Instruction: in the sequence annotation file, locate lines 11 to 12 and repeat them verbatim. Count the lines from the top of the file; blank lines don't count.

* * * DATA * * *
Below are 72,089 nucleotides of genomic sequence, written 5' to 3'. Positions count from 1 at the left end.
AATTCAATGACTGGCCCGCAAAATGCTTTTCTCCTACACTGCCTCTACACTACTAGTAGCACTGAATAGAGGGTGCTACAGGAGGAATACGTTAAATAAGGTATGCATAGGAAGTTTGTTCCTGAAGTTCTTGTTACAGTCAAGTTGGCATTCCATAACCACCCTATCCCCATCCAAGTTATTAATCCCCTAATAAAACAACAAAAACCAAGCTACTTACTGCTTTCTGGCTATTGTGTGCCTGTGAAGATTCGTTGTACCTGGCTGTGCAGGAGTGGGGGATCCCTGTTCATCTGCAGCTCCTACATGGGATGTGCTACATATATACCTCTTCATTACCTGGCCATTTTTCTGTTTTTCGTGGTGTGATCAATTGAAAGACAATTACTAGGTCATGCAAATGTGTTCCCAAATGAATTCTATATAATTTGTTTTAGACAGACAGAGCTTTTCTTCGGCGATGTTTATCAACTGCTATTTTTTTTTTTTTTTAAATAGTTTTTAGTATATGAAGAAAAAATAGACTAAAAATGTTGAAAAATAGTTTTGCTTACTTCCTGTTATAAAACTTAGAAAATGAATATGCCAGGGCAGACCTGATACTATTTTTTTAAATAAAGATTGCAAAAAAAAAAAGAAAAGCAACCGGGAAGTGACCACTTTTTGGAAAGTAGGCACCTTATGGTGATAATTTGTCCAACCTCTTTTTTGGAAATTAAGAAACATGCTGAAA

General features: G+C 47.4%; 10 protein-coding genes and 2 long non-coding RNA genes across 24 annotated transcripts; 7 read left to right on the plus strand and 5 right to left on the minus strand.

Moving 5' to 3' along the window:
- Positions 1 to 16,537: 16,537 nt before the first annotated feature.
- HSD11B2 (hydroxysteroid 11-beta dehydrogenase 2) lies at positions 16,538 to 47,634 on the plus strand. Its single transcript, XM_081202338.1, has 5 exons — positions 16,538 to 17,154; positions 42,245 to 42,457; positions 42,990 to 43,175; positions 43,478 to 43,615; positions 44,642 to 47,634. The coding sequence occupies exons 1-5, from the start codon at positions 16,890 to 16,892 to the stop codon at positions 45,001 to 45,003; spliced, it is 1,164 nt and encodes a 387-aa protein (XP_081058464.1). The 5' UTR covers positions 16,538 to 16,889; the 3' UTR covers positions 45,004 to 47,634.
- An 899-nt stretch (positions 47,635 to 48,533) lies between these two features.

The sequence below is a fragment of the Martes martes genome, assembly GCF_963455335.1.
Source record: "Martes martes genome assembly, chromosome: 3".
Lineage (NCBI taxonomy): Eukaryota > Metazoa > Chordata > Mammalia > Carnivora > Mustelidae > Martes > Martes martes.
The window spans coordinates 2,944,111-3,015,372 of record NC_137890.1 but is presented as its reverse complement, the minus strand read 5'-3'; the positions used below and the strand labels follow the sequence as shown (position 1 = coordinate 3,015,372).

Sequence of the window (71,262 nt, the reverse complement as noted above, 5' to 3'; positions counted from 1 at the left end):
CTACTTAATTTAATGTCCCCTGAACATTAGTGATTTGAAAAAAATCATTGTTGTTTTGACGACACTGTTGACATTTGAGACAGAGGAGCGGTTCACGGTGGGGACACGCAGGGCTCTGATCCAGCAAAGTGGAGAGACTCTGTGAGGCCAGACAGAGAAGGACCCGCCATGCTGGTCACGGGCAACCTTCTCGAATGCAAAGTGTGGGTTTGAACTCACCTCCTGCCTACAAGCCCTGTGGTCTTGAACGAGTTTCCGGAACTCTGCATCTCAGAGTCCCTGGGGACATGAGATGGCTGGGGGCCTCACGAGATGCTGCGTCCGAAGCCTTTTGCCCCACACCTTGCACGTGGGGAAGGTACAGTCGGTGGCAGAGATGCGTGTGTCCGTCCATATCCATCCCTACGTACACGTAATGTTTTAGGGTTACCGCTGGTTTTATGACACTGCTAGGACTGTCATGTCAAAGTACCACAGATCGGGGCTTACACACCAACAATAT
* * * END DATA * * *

The window spans coordinates 2,944,111-3,015,372 of record NC_137890.1 but is presented as its reverse complement, the minus strand read 5'-3'; the positions used below and the strand labels follow the sequence as shown (position 1 = coordinate 3,015,372).

Sequence of the window (71,262 nt, the reverse complement as noted above, 5' to 3'; positions counted from 1 at the left end):